Race Videos

I've been capturing in-car video for years, probably starting after about my third track event at Thunderhill Raceway. I started out with a Sony (DCR-TRV80) Handicam and a big honking Hama windshield camera mount, later experimented with external mics, and picture-in-picture using bullet cams, and so on. Ooh, and I just had to have a Sony HDR-HC9 high-def camera, so that got added to the tool box. And of course now I needed a harness bar to mount the camera on. It was getting to be a pretty nice little setup, considering my budget.

Then, for some reason, Brian Doty let me put my gear in his LeMons racer and in 2009 I made my first LeMons race video. As a result my editing skills got a lot better and, hey, maybe I could make money doing this.

My favorite video from that weekend was the awards ceremony. It combines in-car and paddock video and stills with audio of Jay's presentation of the awards.


The 2009 LeMons Awards from Mike Meier on Vimeo.

For the next LeMons race I had purchased a solid-state dual camera DVR capable of recording nonstop for over 6 hours, at DVD quality. To this I added an in-car UPS and power supply I built myself. This would keep the cameras running when the car was turned off. The race came and went and everything worked flawlessly, but holy crap, now I had 64 GB of video to edit. A week later, it was done, complete with titles, an intro sequence, and a track map that I grabbed off the Internet, stuck in the video, and added a little red ball that I'd move around the map, using video itself to work out where on the track the car was. Below is the track map video from that race.


Pointless Track Map Lap from Mike Meier on Vimeo.

Well, once I started racing the Tinyvette all possibilities of being a video producer for other teams ended. Alan, my partner in the Team Tinyvette venture, purchased a DVR similar to mine, giving us four cameras and four mics to work with, and by weekend's end, 128 GB of video to edit. Fortunately that was still only 15 or so hours of action, from four different viewpoints. Adobe Premiere's 4-camera editing tool made this much easier than I could have hoped. Still, it takes about a week to get through all of the video, create new and interesting intro sequences, and add other graphics.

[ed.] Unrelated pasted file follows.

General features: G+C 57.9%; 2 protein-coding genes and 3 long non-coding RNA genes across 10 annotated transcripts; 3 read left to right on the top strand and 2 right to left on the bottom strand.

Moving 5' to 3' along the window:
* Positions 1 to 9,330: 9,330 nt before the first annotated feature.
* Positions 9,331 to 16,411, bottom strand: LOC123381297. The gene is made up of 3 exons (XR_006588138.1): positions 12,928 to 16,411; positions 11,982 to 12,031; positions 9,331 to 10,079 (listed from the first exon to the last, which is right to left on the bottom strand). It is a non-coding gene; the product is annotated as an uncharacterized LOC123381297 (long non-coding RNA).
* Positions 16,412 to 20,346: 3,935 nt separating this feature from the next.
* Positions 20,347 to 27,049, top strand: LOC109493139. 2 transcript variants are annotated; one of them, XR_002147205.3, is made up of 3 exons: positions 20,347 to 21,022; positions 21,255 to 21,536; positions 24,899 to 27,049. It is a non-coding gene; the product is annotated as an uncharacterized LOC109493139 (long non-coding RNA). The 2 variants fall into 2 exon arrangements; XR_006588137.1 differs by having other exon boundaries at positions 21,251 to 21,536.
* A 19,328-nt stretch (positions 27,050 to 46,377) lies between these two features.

Here's a sample of a recent video. It is from the Sears Pointless 2014 race and our new hot shoe Ben Dawson is driving.


Sears Pointless 2014, Ben's Sunday Drive from Mike Meier on Vimeo.

As a favor to someone I'd never met and who didn't know I even existed, I digitized VHS tapes of one of his races from back in 2004. It was an interesting race, at Nelson Ledges in autumn, and he was driving an Opel Manta, and since I'm kind of an Opel guy I sort of had to do this. After I had the video digitized and all cleaned up I added lap times, lap counts, a track map and other niceties. It turned out well, I think, and word got back to the driver/owner that I had done this, he called, we talked, and I sent him a DVD. It was really appreciated, and for me it was fun. Hey, I wonder if I could make some money doing this.


The Great Pumpkin Affair, 2005 from Mike Meier on Vimeo.